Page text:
Left Turn at Albuquerque: Why Major Construction Projects Fail

Let’s take a deep dive into the major ways mega infrastructure projects go awry and consider potential solutions to these most common problems.

Let’s take a deep dive into the major ways mega infrastructure projects go awry and consider potential solutions to these most common problems.

The iconic Empire State Building, which stands 1,454 feet, was the world’s tallest skyscraper from its creation in 1931 until 1972 (when the World Trade Center overtook it). A megaproject in every way, “The construction of the ... Empire State Building was a model of efficiency,” says ThoughtCo. 

Just how efficient? The building was completed in just thirteen and a half months, a year ahead of schedule. It was also under budget, at approximately $41 million ($615 million in today’s dollars) of its $50 million budget.  

Like today, the area surrounding the Empire State Building construction site was a bustling city street. In fact, “…crowds formed to watch the work. Passersby would stop to gaze upward at the workers as they placed the girders together,” according to ThoughtCo.

And then there are today’s megaprojects. “The industry does poorly completing megaprojects on time, on budget, and to specifications,” according to McKinsey.

Let’s backtrack for a moment. Megaprojects are defined as projects with a price tag of $1 billion or more. 

Just how problematic are today’s megaprojects? Again, from McKinsey, “Our research estimates that 98 percent of megaprojects suffer cost overruns of more than 30 percent; 77 percent are at least 40 percent late.”

How could the Empire State Building have been completed early and under budget 90 years ago while today’s megaprojects are typically late and over budget?

Although today’s projects are more complex and have more detailed specs to fulfill, construction industry professionals also have modern technology at their disposal. One might think this tradeoff would be enough to balance the scales. Yet, clearly it’s not. 

So, where do major infrastructure projects go wrong?

Let’s take a deep dive into the major ways mega infrastructure projects go awry and consider potential solutions to these most common problems.

Excessive optimism – You can’t handle the truth!

When a new project begins, those involved generally feel excited about the possibilities and the wonderful piece of infrastructure they are going to create. Beginnings, in general, are exciting and can lead to optimism bias. 

Your brain has a built-in optimism bias,” says Verywell Mind, an award-winning online resource for health information. “Researchers have found that the human brain is sometimes too optimistic for its own good.” Further, we “believe that we are less likely to suffer from misfortune and more likely to attain success than reality would suggest.”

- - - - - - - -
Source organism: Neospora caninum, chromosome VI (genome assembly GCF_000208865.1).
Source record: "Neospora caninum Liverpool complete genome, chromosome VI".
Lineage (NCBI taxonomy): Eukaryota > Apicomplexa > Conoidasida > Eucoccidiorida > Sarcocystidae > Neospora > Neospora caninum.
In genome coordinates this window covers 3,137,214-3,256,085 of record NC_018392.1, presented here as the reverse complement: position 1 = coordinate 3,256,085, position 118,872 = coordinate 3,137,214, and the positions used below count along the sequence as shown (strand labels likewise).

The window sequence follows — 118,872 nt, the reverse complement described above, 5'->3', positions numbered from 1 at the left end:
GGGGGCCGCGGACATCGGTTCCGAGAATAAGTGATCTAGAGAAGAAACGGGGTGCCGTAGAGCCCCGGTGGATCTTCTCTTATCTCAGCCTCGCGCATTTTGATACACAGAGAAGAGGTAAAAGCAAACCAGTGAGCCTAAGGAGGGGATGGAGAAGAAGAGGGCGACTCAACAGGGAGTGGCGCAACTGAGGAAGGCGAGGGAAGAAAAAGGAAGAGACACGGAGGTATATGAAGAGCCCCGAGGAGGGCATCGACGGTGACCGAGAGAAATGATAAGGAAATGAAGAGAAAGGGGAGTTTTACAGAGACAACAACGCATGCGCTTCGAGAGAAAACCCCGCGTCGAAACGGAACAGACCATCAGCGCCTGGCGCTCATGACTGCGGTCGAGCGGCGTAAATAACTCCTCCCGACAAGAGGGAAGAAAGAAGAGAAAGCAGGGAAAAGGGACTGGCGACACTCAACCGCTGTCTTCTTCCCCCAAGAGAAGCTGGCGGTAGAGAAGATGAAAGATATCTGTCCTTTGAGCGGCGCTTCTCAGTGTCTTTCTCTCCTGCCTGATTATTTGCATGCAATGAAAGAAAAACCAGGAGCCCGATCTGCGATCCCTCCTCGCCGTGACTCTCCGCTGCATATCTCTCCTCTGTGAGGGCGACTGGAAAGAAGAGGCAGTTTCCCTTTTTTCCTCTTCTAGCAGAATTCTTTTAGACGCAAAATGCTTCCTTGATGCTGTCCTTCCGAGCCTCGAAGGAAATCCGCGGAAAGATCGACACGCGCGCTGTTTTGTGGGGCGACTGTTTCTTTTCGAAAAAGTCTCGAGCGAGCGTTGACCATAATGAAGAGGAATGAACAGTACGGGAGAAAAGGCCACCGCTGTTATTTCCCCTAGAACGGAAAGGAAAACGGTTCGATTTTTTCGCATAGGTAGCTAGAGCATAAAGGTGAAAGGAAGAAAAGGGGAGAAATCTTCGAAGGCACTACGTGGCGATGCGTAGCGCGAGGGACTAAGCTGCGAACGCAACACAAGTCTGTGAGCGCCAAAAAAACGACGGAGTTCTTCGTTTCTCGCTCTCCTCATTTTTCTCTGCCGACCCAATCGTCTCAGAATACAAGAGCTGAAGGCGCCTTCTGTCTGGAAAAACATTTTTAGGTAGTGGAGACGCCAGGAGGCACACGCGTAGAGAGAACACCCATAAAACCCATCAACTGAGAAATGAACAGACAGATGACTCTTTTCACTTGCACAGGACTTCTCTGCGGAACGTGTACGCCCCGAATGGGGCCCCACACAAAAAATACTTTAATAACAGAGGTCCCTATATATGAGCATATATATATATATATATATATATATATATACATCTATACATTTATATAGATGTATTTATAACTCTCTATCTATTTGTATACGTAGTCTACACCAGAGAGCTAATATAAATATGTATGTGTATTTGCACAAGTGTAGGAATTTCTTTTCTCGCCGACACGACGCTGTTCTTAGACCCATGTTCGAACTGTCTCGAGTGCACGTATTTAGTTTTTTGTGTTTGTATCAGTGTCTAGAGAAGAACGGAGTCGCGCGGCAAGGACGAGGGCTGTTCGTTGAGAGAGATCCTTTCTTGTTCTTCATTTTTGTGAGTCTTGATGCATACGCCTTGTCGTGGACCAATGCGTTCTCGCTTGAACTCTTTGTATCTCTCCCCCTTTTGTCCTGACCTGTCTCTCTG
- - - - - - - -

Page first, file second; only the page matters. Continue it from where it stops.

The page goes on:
While there are many positives to being optimistic, optimism bias can “lead to poor decision-making, which can sometimes have disastrous results.”

This bias goes beyond what an individual imagines or thinks of themselves. Some view it as a key reason why megaprojects regularly fail.

An article reported on ResearchGate “…found that optimism bias applies to estimates of costs and benefits, both. An optimistic cost estimate is low and leads to cost overrun, whereas an optimistic benefit estimate is high and results in benefit shortfalls.”

Some believe this sort of thinking is essential to getting a megaproject completed. They argue “that if people knew in advance the real costs and challenges involved in delivering a large project, ‘they probably would never have touched it’ and nothing would ever get built. So it is better not to know, because ignorance helps get projects started, according to this argument.”

As Colonel Jessup aka Jack Nicholson, said in the movie A Few Good Men, “You can’t handle the truth!”

With this sort of thinking, is it any wonder that megaprojects come in over budget and behind schedule?

Although the argument noted in ResearchGate is over 50 years ago, it’s still relevant. Despite the advanced technology available today to run models and crunch numbers, the figures are sometimes manipulated. It’s nearly impossible to determine whether optimistic predictions are unintentional or mistakes. 

In reporting on an underground tunnel project in Australia, the Melbourne newspaper The Age reported, “They worked out what the investor was going to be happy with in terms of rates of return, and they worked back to a set of numbers which would produce that return for investors. Such forecasts do not properly relate to the interaction of land use and transport, and it is not surprising that they are not fulfilled.”